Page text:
Lynn Dang shares a 3-step guide on how to navigate and use the bus and public transportation system in Florence. This is a handy primer before studying abroad and visiting the Italian city!
Ciao from Firenze! Now that I have been living in Florence as a study abroad student for a while, I have really settled into a balance of classes and life. One aspect of living in Florence that intimidated me at first was navigating the public transportation system. Transportation and travel within Florence can include buses, bikes, walking, taking a taxi, and using the tram! I walk 99% of the time, but I enjoy the ease of using the buses. Since many study abroad students are learning how to navigate public transportation for the first time, here is a rundown of how to use the bus system in Florence.
Where do I buy tickets?
The city bus services are managed by Autolinee Toscane. Tickets are sold at authorized stores including tobacco (“tabacchi”) shops, bars that show the Autolinee Toscane logo, some newsagents that show the logo, and the bus itself. However, our study abroad program gives us students a free bus pass that is good for 10 bus tickets! Stop by the front desk at the CAPA Florence Center to pick up the tickets that have already been purchased for you.
It is recommended that we buy tickets before boarding the bus. Tickets may not always be available to buy on site, and there is likely a higher cost of purchasing on board.
What do I do with my ticket?
When you board the bus, make sure to validate your ticket using the yellow machines on the bus. Being caught without a ticket (specifically a validated ticket) results in a fine and being removed from the bus. The ticket is good for 90 minutes after validation, and you can also use other buses within that time period.
Where can I go?
There are so many options to choose from in Florence! In my personal experience, most students use their bus passes for visiting museums or getting to the airport. Florence, being the birthplace of the Renaissance, has plenty of fascinating and culturally rich museums to choose from.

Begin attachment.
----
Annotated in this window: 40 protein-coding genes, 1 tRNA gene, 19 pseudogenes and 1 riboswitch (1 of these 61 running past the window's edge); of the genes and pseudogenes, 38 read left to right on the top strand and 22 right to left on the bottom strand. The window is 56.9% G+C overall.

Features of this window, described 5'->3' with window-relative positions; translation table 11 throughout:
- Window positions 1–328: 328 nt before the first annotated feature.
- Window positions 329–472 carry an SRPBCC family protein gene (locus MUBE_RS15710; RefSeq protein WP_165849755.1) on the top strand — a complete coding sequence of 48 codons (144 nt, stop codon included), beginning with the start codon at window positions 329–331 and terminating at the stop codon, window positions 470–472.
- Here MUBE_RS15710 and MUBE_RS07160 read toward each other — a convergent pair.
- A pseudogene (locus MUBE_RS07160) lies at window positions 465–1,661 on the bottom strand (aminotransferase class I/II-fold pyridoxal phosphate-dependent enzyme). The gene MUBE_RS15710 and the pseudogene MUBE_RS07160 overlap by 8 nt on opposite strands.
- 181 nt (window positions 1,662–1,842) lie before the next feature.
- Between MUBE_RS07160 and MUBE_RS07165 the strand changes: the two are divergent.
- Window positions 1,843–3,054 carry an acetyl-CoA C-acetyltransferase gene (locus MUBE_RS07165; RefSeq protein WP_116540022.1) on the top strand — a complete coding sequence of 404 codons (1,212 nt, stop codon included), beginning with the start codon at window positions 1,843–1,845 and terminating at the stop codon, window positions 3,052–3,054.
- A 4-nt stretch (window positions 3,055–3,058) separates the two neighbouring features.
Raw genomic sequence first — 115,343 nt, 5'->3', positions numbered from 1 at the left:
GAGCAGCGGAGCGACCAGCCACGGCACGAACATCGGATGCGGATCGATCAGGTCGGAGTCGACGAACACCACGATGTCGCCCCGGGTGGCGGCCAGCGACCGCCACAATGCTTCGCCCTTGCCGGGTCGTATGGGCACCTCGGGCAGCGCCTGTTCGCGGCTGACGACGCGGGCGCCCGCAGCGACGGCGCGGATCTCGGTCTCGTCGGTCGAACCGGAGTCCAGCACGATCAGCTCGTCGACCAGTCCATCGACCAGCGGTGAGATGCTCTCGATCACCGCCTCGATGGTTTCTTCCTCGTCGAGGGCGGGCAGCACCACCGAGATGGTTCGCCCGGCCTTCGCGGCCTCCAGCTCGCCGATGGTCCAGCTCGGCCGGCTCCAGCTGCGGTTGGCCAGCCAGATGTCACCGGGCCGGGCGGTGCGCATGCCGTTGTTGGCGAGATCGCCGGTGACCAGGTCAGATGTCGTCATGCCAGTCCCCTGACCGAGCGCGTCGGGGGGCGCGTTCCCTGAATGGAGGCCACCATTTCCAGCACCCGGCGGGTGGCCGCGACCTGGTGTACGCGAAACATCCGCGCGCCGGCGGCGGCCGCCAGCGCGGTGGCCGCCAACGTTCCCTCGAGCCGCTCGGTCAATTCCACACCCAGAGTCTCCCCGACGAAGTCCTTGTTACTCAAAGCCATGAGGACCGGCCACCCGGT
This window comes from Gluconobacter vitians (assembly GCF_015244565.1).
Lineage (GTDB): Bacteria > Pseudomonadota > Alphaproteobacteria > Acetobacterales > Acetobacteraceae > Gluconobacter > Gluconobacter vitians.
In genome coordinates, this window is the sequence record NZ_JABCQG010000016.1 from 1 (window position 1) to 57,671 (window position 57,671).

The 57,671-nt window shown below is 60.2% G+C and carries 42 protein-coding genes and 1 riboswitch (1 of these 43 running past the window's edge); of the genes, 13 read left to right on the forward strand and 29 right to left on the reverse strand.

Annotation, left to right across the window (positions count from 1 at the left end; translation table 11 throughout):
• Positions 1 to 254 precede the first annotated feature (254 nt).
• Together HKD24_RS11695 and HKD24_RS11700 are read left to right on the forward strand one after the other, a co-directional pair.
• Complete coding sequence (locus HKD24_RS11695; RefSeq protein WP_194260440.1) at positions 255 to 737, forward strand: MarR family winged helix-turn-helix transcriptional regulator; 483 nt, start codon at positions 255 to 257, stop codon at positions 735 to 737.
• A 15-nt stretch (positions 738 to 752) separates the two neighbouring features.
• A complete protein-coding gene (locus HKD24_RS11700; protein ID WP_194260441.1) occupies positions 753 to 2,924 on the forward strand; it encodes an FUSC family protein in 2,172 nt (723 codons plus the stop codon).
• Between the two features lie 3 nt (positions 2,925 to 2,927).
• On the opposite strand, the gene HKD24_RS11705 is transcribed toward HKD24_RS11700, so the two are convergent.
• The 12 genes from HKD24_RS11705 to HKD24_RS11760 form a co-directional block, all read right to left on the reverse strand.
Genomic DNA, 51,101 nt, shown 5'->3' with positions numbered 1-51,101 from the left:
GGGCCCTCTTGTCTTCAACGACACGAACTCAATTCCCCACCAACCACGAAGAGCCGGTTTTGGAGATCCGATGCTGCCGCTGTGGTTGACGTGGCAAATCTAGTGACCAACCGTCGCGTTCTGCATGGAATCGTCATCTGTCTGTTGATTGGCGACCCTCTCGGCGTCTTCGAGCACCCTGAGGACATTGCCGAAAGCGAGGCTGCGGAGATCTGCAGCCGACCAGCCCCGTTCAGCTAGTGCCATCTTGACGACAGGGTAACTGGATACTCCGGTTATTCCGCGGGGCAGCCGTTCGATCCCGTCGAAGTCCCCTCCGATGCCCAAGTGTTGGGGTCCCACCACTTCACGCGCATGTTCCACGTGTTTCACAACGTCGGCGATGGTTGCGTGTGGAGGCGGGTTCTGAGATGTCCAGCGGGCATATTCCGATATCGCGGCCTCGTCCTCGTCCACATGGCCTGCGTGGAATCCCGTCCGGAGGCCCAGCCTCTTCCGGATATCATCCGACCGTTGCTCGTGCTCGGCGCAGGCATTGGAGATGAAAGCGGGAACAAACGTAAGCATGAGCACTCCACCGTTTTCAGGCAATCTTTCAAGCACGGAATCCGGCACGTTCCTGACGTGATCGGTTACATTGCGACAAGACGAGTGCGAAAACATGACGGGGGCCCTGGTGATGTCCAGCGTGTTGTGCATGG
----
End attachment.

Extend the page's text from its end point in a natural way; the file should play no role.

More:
As part of my Renaissance Art History course, the class boarded a bus together to travel to a church named San Miniato al Monte. This church rests on top of a hill, the Piazza Michelangelo. A leisurely walk up the hill could have taken an hour or more. Since we were a big group with our backpacks, we used one of our free bus passes (provided by CAPA) to get as close as possible to the church, and then walked part of the path up there.
I have not attempted to use the bus pass to get to the airport yet, but it is one of the easiest and cheapest methods of accessing the airport. The bus stop to get to the airport is about a 20-minute walk from my apartment, right next to a train station called Santa Maria Novella. After arriving at the bus stop, a bus usually comes within 20 minutes, if not less. I am going to use the bus to get to the airport soon, and I plan to simply put the airport address in Apple Maps to view the public transport times.
The buses stop throughout Florence, so you can plan to use them to reach a certain destination or simply board one and see where it leads! There is bound to be at least one famous or interesting landmark along a bus route—it is Florence, after all!
Lynn Dang is an official CAPA blogger for fall 2022, sharing her story in frequent posts on CAPA World. A Finance major from University of Pittsburgh, she is studying abroad in Florence this semester. All views expressed are her own and may or may not reflect the experiences of other students.
Lynn's journey continues all semester so stay tuned.